Dismantling Obama-Era Net Neutrality Rules Set to Start, But Campaigners Call for Investigation into Fraud Allegations

net neutrality fcc EFF pai
A pro-net neutrality internet activist attends a rally in the neighborhood where U.S. President Barack Obama attended a fundraiser in Los Angeles, California, U.S. July 23, 2014. REUTERS/Jonathan Alcorn

The Federal Communications Commission (FCC) voted to start dismantling Obama-era net neutrality rules Thursday, but internet rights campaigners are calling for an investigation into fraud allegations before the commission moves forward.

Of the more than 2 million comments filed to the FCC, researchers claim that hundreds of thousands originate from bots spamming the regulator's website. Three separate analyzes detected automated comments with similar wording that supported the deregulation, compared to the variation in those that support net neutrality, the principle that all data on the internet is treated equally by internet service providers.

"Someone has gone out of their way to make these seem like real submissions," Chris Sinchok, who researched the data, said in a blog post. His conclusions were backed by analysis from a graduate student at Harvard, and another at the Massachusetts Institute of Technology.

Internet rights group Fight for the Future has called on the FCC and state Attorney Generals to investigate the potential fraud. The group created an online tool to help internet users determine whether their name and address were used to file a comment without their permission.

Separate reports by technology news websites ZDNet and The Verge detail incidents in which people who allegedly commented denied posting at all.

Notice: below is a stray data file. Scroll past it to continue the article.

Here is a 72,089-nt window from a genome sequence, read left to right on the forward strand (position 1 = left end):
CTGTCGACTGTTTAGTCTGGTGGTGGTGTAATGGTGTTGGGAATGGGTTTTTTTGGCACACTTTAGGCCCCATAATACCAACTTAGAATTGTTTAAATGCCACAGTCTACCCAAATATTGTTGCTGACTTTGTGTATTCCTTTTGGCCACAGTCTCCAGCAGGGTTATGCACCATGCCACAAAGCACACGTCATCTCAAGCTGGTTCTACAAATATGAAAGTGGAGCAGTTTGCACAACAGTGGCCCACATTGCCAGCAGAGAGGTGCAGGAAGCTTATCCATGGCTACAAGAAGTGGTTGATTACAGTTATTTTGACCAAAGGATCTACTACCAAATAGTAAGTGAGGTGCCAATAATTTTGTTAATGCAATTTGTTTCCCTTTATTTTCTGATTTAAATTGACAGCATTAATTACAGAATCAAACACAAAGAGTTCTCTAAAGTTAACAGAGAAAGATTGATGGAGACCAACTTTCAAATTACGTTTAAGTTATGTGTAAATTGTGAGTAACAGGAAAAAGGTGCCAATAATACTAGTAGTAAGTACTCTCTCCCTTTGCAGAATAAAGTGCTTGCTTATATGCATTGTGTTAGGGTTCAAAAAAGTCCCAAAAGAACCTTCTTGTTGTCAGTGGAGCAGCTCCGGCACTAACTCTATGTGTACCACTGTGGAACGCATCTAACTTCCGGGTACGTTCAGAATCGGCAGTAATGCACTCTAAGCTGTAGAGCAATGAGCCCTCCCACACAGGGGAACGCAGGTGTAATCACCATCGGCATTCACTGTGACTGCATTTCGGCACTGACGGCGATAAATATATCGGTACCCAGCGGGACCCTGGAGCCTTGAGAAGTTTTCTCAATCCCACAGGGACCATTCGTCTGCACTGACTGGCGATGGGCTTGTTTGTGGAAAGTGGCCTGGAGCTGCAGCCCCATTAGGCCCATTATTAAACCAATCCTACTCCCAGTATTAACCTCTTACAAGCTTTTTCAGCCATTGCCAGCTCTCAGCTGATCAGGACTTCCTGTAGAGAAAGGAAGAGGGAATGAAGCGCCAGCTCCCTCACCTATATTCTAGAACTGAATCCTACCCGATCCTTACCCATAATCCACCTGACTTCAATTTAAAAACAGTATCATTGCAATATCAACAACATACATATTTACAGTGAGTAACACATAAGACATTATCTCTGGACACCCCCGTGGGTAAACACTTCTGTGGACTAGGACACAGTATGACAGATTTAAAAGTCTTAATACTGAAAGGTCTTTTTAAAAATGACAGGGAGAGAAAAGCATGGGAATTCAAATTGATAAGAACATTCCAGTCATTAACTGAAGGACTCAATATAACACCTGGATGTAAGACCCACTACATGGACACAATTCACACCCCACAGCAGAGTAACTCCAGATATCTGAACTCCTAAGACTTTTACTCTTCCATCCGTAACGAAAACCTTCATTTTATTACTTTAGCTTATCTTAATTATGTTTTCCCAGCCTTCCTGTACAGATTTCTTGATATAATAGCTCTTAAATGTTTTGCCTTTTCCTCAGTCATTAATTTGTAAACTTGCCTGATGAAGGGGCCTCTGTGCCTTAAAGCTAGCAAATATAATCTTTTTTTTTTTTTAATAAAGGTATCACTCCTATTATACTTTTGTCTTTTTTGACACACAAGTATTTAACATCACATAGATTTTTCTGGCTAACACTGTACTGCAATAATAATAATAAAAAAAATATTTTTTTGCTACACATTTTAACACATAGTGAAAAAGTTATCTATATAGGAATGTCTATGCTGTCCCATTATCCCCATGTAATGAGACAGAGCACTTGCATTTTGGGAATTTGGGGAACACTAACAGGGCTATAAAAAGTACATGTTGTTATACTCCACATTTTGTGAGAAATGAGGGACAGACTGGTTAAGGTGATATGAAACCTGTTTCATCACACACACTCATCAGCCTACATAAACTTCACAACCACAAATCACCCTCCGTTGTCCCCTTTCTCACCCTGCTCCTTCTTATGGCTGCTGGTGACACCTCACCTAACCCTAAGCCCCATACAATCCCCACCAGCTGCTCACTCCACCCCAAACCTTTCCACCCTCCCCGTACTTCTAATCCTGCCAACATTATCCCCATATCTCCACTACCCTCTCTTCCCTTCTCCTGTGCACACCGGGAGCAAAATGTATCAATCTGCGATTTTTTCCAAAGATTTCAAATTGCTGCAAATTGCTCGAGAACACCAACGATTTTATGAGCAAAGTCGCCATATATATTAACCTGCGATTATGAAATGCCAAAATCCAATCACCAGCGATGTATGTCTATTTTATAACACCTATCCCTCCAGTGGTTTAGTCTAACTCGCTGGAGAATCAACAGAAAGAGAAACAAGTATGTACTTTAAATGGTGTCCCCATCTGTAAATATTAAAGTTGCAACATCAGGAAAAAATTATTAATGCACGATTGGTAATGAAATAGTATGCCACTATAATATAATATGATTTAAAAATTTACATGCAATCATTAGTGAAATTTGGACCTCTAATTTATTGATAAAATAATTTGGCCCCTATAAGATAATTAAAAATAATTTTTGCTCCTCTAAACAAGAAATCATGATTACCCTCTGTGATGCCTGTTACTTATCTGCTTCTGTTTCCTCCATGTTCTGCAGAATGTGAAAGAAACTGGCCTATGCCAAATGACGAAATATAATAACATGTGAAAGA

"The FCC is refusing to release proof of an alleged…attack that silenced voices in support of…net neutrality protections, and now there is significant evidence that a person or organization has been using stolen names and addresses to fraudulently file comments opposing net neutrality," Evan Greer, campaign director of Fight for the Future, said in a statement.

"If this FCC has any legitimacy, it simply cannot move forward until an investigation has been conducted… State Attorneys General should immediate investigate whether people in their state were affected by this, and the FCC should immediately release any and all information that it has about who is submitting these fake comments," Greer added.

As the FCC begins its formal efforts to roll back the net neutrality rules, a counter-demonstration has been organized outside the FCC's headquarters in Washington.

"People everywhere depend on the open internet, but Chairman Pai [Chairman of the FCC] refuses to listen to the voices of the millions of people his agency is supposed to serve," said Free Press Field Director Mary Alice Crim, who is taking part in the demonstration.

"Pai wants to continue the Trump administration's assault on free speech and political dissent, and hand over control of the internet to his corporate cronies at AT&T, Comcast and Verizon," she said.